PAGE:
The Play’s the Thing
Southwest Shakespeare Company hosts Naked Shakes at Taliesin West
By Niki D’Andrea
William Shakespeare’s history plays dramatize five generations of Medieval power struggles. If someone were to watch stagings of all of them in a row, they would be sitting still for almost 24 hours straight. That sounds like Medieval torture. Thankfully, professor Irwin Appel has taken eight of the Bard’s historical plays and, like a master DJ, pulled samples from each and woven them together into a 90-minute theatrical remix titled The Death of Kings: Seize the Crown. The production will be staged by UC Santa Barbara’s Naked Shakes troupe at Taliesin West from March 22 through March 31.
Appel, chair of the theater and dance department at UC Santa Barbara and a graduate of Princeton University and the Juilliard School, says The Death of Kings: Seize the Crown is a collection of stories with a common thread. Characters in the adaptation include Richard III and Henry V, and the motifs of murder, treachery and treason are inherent. But there’s also a deeper exploration of the machinations of power, the motivations of the masses, and how they apply to modern society.
“I definitely wanted the main ‘character’ to be the cycle itself – there really is no ‘leading role’ in the two plays,” Appel says. “At the same time, there are rich implications, especially as Americans in a country founded by rejecting the notion of a king. Questions arise: Do we as a society need a king? Do we crave one? Does having a king by definition invite violence and corruption?”
“I wrote the plays during the run-up to the elections, and I’m not trying to make a political statement here, but I found it fascinating that the Republican party, supposedly the party of limited government, was drawn to this figure Donald Trump who really wanted to be a king more than a president,” he continues. “I’m interested in what draws us to that.”
Appel spoke to North Valley magazine while in Prague, Czech Republic, which is where Roxane Smyer, director of strategic initiatives for Mesa-based Southwest Shakespeare Company (SSC), saw the production a year ago and proposed bringing the play to Arizona. Betsy Mugavero, one of two producing artistic directors for SCC (the other is Quinn Mattfeld), says the company is trying to make other audiences aware of Southwest Shakespeare by bringing in groups from other places and hosting productions like The Death of Kings: Seize the Crown.
“What’s exciting about this particular play is you get the greatest hits of Shakespeare, which is sort of like the greatest hits of English history,” Mugavero says. “It would be like a play that includes all the presidents of the United States. You get all these characters in dramatic context.”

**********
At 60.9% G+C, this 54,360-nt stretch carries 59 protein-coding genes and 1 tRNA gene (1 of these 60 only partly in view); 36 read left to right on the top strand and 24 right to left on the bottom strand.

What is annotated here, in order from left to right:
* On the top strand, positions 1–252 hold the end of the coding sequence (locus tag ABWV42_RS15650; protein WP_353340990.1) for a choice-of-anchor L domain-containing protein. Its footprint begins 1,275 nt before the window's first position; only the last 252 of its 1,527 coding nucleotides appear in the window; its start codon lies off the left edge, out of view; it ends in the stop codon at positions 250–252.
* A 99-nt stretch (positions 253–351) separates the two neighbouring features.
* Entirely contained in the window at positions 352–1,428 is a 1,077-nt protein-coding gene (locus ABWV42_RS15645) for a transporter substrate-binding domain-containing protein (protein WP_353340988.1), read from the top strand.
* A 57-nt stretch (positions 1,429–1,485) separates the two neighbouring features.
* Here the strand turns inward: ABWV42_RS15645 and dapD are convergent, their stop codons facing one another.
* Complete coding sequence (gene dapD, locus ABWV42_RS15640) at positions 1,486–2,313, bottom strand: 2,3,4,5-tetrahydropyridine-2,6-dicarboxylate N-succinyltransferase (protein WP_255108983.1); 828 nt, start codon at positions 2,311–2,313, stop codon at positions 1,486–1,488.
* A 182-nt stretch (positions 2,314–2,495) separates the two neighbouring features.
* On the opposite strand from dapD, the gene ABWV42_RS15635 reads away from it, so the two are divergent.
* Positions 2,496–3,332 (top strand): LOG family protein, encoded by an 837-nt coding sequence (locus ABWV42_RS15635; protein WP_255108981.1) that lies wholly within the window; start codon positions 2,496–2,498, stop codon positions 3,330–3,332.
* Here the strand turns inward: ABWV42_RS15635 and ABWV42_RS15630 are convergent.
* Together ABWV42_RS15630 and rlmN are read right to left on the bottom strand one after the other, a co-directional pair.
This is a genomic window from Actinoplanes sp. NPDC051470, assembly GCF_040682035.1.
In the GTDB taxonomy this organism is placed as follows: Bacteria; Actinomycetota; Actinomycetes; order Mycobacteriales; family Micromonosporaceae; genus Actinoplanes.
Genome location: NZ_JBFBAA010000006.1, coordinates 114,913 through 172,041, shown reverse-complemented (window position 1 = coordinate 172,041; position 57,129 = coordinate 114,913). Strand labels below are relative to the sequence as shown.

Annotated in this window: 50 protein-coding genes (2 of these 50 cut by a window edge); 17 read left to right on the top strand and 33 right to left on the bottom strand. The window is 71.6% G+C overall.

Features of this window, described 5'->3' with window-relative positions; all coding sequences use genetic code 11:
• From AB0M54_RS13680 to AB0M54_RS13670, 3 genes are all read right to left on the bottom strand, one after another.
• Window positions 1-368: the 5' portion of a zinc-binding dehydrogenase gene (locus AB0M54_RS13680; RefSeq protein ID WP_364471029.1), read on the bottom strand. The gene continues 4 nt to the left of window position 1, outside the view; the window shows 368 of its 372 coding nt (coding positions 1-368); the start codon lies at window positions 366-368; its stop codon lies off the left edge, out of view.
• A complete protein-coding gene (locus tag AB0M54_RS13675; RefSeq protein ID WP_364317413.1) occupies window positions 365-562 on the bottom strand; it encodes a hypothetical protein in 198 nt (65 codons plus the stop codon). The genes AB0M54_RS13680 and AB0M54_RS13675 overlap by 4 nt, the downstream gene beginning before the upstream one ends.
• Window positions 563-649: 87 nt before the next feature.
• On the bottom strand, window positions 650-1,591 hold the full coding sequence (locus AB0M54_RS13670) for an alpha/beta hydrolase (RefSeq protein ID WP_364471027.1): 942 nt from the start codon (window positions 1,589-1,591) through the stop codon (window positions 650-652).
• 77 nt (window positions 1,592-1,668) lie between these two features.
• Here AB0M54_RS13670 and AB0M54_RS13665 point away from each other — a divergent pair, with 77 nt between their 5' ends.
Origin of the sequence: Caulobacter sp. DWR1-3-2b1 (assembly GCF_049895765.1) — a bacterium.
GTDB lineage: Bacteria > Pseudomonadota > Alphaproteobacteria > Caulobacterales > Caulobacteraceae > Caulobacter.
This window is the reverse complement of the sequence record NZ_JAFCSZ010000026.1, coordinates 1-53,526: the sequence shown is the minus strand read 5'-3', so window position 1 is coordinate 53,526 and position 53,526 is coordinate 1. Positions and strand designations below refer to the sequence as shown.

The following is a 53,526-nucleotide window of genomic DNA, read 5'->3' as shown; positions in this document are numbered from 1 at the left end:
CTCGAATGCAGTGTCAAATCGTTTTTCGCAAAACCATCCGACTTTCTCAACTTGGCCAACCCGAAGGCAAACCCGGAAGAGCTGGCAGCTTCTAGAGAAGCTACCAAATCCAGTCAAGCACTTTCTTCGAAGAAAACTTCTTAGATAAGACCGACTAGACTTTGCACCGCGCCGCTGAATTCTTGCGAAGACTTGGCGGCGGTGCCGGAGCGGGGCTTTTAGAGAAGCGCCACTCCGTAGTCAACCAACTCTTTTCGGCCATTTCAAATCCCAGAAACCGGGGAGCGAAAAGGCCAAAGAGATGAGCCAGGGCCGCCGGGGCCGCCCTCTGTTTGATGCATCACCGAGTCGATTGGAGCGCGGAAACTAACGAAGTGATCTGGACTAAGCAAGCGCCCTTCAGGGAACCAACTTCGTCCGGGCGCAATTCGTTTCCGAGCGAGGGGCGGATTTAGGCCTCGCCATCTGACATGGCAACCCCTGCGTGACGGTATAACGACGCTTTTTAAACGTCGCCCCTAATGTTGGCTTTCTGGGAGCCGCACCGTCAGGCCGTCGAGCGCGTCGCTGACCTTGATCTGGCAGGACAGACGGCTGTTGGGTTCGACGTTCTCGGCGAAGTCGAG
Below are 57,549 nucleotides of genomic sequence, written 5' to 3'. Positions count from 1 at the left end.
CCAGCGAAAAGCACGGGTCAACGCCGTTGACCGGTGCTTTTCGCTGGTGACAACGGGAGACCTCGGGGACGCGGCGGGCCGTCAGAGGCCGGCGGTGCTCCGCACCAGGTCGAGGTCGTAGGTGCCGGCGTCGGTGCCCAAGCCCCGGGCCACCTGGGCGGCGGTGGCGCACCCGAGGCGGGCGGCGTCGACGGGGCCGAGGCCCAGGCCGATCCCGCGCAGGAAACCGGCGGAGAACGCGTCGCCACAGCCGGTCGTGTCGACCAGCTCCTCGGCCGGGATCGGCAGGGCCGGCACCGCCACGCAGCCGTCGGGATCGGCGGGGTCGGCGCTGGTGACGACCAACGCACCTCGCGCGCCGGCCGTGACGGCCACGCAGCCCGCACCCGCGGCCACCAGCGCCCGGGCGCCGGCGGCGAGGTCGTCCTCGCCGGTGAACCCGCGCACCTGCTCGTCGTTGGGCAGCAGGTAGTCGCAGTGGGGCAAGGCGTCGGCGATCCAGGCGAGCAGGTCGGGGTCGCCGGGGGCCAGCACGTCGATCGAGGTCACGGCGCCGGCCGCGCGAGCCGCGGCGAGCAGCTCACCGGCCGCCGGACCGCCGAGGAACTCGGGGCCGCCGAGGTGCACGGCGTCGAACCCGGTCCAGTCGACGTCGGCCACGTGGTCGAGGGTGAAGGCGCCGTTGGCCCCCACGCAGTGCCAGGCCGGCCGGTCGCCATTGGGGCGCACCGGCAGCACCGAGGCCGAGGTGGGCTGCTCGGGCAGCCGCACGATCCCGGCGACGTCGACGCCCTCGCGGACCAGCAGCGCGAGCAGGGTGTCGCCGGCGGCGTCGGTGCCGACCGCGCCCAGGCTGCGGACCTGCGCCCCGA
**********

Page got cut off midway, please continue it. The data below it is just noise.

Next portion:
The UC Santa Barbara troupe’s “Naked Shakes” moniker has nothing to do with nudity, Mugavero stresses, but is an allusion to the bare-bones production style they employ – no elaborate costumes, intricate sets, or distracting props. This allows the dialogue to take center stage and shine. “It’s 13 actors using their bodies to tell a story. You get to fill in the blanks,” she says.
Taliesin West provides the perfect setting for such a stripped-down production, Mugavero says. “In Shakespeare’s time, we had limited theater space,” she explains. “This theater in particular is so great because it lets the text stand out – which is what you want with Shakespeare. If there are too many technical elements, it obscures the text and people don’t pay as much attention to the text.”
And as Shakespeare wrote in Hamlet, “The play’s the thing. Wherein I’ll catch the conscience of the king.” Appel says distilling eight monarch-focused history plays into one production was no easy task, especially when it came to the finish.
“The most challenging aspect for me was formulating the ending. The final play in The Death of Kings is Richard III, and in that play Richmond saves the day and unites the kingdom, becoming King Henry VII,” Appel says. “However, King Henry VII was not a particularly special king; in fact, he’s more notable for being the father of Henry VIII. So I didn’t want to convey the feeling that Richmond will set everything right. I wanted somehow to find an ending that fits the whole cycle. I am still open to tinkering with it!”
The Death of Kings: Seize the Crown will be performed at various times March 22-24 and March 29-31 at Taliesin West, 12621 N. Frank Lloyd Wright Boulevard, Scottsdale. Tickets cost $35. For more information, call 480-435-6868 or visit swshakespeare.com.
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